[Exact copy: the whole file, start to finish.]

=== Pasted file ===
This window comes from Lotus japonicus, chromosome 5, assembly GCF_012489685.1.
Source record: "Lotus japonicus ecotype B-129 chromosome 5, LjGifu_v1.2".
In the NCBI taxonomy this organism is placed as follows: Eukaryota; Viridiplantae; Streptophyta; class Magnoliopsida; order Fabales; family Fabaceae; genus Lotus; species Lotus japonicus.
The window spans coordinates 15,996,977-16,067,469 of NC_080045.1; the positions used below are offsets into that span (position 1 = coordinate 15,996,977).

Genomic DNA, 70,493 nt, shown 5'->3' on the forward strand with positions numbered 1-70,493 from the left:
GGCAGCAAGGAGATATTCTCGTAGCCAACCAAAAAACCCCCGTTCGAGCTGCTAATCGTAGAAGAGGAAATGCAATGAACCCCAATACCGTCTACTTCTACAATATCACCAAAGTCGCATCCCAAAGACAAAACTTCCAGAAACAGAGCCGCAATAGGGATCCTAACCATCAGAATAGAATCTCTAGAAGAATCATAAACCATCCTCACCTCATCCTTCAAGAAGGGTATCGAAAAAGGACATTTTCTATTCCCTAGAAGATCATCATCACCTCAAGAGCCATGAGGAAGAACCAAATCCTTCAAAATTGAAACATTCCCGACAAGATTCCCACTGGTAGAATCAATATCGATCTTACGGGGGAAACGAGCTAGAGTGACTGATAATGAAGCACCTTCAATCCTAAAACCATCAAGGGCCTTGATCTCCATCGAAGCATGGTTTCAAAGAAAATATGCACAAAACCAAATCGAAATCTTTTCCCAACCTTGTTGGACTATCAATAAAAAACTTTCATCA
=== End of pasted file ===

This window comes from Lotus japonicus, chromosome 5, assembly GCF_012489685.1.
Source record: "Lotus japonicus ecotype B-129 chromosome 5, LjGifu_v1.2".
In the NCBI taxonomy this organism is placed as follows: Eukaryota; Viridiplantae; Streptophyta; class Magnoliopsida; order Fabales; family Fabaceae; genus Lotus; species Lotus japonicus.
The window spans coordinates 15,996,977-16,067,469 of NC_080045.1; the positions used below are offsets into that span (position 1 = coordinate 15,996,977).

Genomic DNA, 70,493 nt, shown 5'->3' on the forward strand with positions numbered 1-70,493 from the left:
GGCAGCAAGGAGATATTCTCGTAGCCAACCAAAAAACCCCCGTTCGAGCTGCTAATCGTAGAAGAGGAAATGCAATGAACCCCAATACCGTCTACTTCTACAATATCACCAAAGTCGCATCCCAAAGACAAAACTTCCAGAAACAGAGCCGCAATAGGGATCCTAACCATCAGAATAGAATCTCTAGAAGAATCATAAACCATCCTCACCTCATCCTTCAAGAAGGGTATCGAAAAAGGACATTTTCTATTCCCTAGAAGATCATCATCACCTCAAGAGCCATGAGGAAGAACCAAATCCTTCAAAATTGAAACATTCCCGACAAGATTCCCACTGGTAGAATCAATATCGATCTTACGGGGGAAACGAGCTAGAGTGACTGATAATGAAGCACCTTCAATCCTAAAACCATCAAGGGCCTTGATCTCCATCGAAGCATGGTTTCAAAGAAAATATGCACAAAACCAAATCGAAATCTTTTCCCAACCTTGTTGGACTATCAATAAAAAACTTTCATCA